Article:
Cuenca & Banos, Ecuador

Ten hours and three buses after leaving Mancora in Peru we arrived in the city of Cuenca in southern Ecuador (Mancora-Tumbes-Machala-Cuenca), where we checked into Hostal Macondo tired and hungry. The border crossing and overall journey was pretty uneventful but it was great to see the landscape change after we crossed the border; from arid and dusty coastal Peru to the lush greenness of Ecuador. Like any good Irish cailin, I love a bit of green I do!

Hike from Banos Devils Cauldron, Banos. Orangeman, Banos.

After settling into our lovely (albeit expensive at $11 each – the official currency of Ecuador is the US Dollar) hostel, we headed out to the pricey but lovely Cafe Eucalyptus where we wined and dined while watching the locals strutting their stuff to two great salsa groups in a ´battle of the bands´. I think this place is usually a gringo hangout but this night it was 90% Ecuadorians and boy can they dance! It was a great start to our month in Ecuador (which is the last country we will visit in South America) and it set the tone for what has been a great few weeks. We knew when we left Peru that we wanted to fit loads into our last month so we had lots of plans for activities and trips in Ecuador and so far it hasn´t disappointed.

As we really have had enough of cities by now we only stayed in Cuenca for a day and a half, the first of which was a Sunday so everything was closed. It’s a very pretty city (like most of the cities we´ve been to in South America), but we didn´t do much other than wander around and visit the Museo del Banco Central. This museum is well worth a look, especially the very creatively curated second floor which focuses on the indigenous people of Ecuador. This exhibition is really colourful and includes an English language section on the Shuar people (the rest is all in Spanish so maybe an English speaking guide would be worth enquiring about). In past times the tribe used to chop the heads off their enemies and shrink them down to the size of a large fist using a closely guarded secret recipe. We saw three or four shrunken heads in display cases (you can see pics of some on, along with life size models representing some of the people, houses, clothes etc. of the various tribes of the Amazon. There`s also some Inca ruins out the back of the museum, but to be honest unless you`re really into looking at old walls its not all that stimulating.

Demonstration, Cuenca.

As we were wandering around Cuenca, we came across a demonstration made up of about five or six hundred (mostly indigenous) Ecuadorians who were participating in a national campaign against water privitisation and/or contamination by large companies. Across South America in recent years, water supplies have been and continue to be privatised, which to me is just completely ridiculous; water is essential for life and there are a lot of people on this continent (and every other continent) who just cannot afford to pay for it. Nor should they have to. And although I don´t always approve of their methods, I can`t help but admire the willingness of regular people all over South America to stand up for themselves against huge corporations and national and international policies which are really all about money and not about people at all.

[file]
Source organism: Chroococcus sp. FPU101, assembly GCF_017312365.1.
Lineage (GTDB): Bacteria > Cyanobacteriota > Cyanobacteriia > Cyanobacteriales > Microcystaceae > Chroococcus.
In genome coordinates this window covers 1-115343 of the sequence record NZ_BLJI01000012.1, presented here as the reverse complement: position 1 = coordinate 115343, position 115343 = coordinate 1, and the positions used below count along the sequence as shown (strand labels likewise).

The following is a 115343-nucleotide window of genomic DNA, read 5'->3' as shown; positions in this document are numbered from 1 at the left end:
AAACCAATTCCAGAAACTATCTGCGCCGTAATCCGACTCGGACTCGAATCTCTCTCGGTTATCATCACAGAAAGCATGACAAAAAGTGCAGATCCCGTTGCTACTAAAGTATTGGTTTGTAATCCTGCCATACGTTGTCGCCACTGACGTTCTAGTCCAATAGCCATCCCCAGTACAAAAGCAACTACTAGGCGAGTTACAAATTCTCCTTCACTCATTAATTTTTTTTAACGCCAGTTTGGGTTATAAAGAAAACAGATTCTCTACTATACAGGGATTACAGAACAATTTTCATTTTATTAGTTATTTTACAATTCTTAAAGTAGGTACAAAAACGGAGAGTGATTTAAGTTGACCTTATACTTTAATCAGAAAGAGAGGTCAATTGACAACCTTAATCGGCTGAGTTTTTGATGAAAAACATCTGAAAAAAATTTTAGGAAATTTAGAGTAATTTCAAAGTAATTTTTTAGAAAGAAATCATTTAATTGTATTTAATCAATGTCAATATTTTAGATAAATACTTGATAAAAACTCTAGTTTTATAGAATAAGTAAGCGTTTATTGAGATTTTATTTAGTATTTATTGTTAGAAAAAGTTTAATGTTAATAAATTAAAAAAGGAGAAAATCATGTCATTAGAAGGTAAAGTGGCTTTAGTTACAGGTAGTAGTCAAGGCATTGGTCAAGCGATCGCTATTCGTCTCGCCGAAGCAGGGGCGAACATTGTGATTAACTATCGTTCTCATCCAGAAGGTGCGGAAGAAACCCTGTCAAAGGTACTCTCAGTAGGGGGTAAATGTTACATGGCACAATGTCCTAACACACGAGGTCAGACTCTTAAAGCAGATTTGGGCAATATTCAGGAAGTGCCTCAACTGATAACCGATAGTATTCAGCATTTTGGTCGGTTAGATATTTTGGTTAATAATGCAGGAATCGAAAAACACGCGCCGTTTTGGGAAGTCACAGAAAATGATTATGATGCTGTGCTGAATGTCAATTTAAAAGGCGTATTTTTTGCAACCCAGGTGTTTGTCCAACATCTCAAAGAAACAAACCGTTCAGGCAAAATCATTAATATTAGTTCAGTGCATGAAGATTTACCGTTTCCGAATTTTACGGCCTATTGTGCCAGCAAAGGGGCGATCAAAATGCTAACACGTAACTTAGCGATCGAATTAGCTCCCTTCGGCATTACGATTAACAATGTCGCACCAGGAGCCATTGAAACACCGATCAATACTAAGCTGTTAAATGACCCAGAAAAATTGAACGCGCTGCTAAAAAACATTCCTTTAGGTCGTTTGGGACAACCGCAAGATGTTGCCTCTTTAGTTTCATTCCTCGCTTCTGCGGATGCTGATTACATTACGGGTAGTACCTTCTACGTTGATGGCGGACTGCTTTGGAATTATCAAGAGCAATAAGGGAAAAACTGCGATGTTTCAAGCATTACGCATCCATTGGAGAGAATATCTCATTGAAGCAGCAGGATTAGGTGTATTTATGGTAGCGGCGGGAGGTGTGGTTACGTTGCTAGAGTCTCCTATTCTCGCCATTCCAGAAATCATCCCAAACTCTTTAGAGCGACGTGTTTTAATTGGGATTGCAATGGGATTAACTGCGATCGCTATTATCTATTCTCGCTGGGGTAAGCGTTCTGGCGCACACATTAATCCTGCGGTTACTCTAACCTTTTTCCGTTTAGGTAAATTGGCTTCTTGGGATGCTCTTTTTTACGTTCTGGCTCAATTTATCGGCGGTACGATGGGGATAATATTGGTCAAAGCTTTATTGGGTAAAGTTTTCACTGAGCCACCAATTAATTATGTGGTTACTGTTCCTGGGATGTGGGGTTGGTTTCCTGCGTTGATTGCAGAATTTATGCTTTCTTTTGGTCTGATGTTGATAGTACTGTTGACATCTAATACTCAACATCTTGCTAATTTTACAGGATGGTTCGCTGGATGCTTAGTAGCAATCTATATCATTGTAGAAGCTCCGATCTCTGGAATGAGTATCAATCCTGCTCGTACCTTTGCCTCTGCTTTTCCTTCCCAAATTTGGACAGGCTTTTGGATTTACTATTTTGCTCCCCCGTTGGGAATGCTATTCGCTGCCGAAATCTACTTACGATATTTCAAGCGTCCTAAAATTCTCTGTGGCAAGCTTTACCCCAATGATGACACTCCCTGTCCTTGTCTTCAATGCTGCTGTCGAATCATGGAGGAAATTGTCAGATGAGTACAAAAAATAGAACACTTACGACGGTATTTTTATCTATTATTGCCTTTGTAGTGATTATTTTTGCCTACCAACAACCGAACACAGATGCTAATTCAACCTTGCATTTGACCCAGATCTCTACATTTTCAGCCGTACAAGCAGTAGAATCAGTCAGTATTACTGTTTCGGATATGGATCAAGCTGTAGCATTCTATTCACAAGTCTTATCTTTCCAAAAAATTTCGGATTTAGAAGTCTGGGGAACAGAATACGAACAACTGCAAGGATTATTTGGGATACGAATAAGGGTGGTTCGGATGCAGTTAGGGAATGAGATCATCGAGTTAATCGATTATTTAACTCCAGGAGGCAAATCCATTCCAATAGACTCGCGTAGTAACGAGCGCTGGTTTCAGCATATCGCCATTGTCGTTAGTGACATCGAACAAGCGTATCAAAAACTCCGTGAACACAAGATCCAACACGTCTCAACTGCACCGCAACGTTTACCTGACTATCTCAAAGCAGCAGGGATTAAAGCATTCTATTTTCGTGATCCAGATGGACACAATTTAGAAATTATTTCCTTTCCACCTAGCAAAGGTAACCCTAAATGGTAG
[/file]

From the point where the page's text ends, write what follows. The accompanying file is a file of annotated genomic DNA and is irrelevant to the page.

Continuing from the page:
Local doing the Laundry, Cuenca.

The last thing of note in Cuenca was a great little Indian we found which does a two-course lunch for $2.50 – Bapu on Calle Larga (just past Benigno Malo)… yummy yummy!

On the Monday afternoon we left for Banos and eventually got there three buses and three taxis later (if you´re ever going that way, stay on the Quito bus until you get to Umbato, buses don´t run from Riobamba to Banos in the evening). Banos is a large enough town set at the edge of the jungle which is choc full of tour companies which rent mountain bikes, quads, dune buggies and motorbikes and also arrange (dodgy looking) fifteen dollar bungie jumps, rafting trips, hiking, horse-riding, canyoning and jungle trips. There are also two hot springs and countless waterfalls nearby. We spent three days in Banos and managed something active each day. The first day we rented mountain bikes and cycled 19km (mainly downhill) past villages and waterfalls to the village of Rio Verde and the Pailón Del Diablo (the Devil’s Cauldron) waterfall. It was a good trip and if we had more time it would have been great to keep going all the way downhill to Puyo, about 68km away I think. But as it was almost 5pm when we left the waterfall, we just had time for a beer at a roadside shack before hopping in the back of a truck with the bikes and returning back uphill to Banos the easy way!

The Easy Way Back Banos from above.

The next day we did a half day white water rafting trip with Rainforestur, which was absolutely brilliant but for the fact that the guides didn´t bring enough helmets and wetsuits, so Eddie had no helmet and I sat wrapped in a towel for the lovely restaurant lunch which was included afterwards. So although I wouldn`t be recommending Rainforestur, other than the equipment problems the trip was actually really great and it´s something we definitely both want to try again.

On our last morning in Banos we hiked up to the cross overlooking the town (another trip you could make a day of as there`s a few hiking paths and a restaurant up there) and then boarded a bus to Quito to sort out our jungle trip and begin the long hunt for a last minute deal to the Galapagos islands.

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